ARLINGTON, Texas - The Texas National Guard member who died trying to save two migrants in the Rio Grande was laid to rest Saturday.
Michael Burnett recalled the first time his stepson, Evans, called him "dad."
"When he was little, he used to call me Mr. Mike all the time and it was always, Mr. Mike, Mr. Mike, and finally one day he was like, ‘Can I call you dad?’ And I’m like, ‘You could’ve called me dad anytime,’ you know," he said. "Bishop’s my hero. Even a dad needs a hero, you know."
Evans, who spent years living with his grandmother in Texas, also lived with his mother and stepfather in Alaska, where Burnett was stationed in the Army.
"We used to go fishing all the time up there," Michael said.
They last saw each other for Evans’ 21st birthday.
"If I could talk to him, I would tell him, I’m so proud of him and I’m so proud of everything he did," Michael said.
The 22-year-old Texas National Guardsman, who served in Iraq and Kuwait, drowned while trying to rescue two migrants from drowning in the Rio Grande.
Photo Courtesy: Texas Gov. Greg Abbott, via Twitter
"Always willing to help someone out," Evans’ mother, Jwana Burnett, said of her son.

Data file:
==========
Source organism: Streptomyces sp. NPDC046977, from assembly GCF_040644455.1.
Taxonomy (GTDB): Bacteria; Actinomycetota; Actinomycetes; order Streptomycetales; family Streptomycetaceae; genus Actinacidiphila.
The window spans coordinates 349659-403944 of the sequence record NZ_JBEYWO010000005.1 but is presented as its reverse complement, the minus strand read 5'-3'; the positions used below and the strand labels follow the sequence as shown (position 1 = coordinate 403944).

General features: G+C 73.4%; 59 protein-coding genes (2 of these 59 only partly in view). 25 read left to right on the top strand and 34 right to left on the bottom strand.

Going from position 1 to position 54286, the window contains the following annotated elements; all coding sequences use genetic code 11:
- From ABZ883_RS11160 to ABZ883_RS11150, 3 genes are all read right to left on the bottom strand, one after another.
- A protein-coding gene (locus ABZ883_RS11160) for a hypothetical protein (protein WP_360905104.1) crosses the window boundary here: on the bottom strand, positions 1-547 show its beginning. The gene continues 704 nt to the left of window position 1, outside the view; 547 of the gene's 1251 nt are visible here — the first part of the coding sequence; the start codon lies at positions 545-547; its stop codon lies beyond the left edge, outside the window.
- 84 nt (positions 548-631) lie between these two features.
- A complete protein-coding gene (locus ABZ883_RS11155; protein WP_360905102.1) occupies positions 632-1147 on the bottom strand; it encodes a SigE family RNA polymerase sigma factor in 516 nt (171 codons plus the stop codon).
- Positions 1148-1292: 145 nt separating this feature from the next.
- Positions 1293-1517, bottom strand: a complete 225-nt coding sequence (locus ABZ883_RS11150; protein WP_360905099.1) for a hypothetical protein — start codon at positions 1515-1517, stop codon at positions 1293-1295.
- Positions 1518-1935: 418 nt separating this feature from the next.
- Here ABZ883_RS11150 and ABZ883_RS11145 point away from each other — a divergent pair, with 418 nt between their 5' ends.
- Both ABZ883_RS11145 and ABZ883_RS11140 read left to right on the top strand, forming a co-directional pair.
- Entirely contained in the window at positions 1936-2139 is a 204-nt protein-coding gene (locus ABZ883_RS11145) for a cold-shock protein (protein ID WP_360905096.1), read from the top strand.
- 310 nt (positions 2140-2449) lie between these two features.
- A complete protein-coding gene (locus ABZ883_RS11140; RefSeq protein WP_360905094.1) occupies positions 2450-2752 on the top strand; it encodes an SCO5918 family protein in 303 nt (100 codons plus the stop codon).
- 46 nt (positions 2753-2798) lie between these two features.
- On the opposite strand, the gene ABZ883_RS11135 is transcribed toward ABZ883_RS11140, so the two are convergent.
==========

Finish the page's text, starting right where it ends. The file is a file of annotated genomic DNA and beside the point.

"That’s the kind of loving, caring person that he was," Michael added.
The migrants survived.
The Texas Military Department said the migrants "were involved in illicit transnational narcotics trafficking." They’re now in custody.
A service was held inside Koinonia Christian Church in Arlington.
Members of the North Texas Patriot Guard Riders led a procession to Dallas-Fort Worth National Cemetery following the church service.
"It’s terribly heartbreaking," said Mike Moore, with the North Texas Patriot Guard Riders.
They often lead processions at the request of military and first responder families.
"It’s just harder," Moore said. "He’s a hero."
Evans’ stepfather and mother said he always put others before himself.
"But I wasn’t surprised what he did. I wasn’t surprised at all," Michael said.
"He never met someone who wasn’t his friend, and if you weren’t his friend, you would be by the time you got done," Evans’ mother said.
As hundreds gathered to remember Evans, they wiped away tears knowing their son’s act of courage highlights exactly who he was.
"It just shows how many people respected what Bishop did with his life," Michael said. "He wouldn’t want us to be crying for him because he loved helping other people."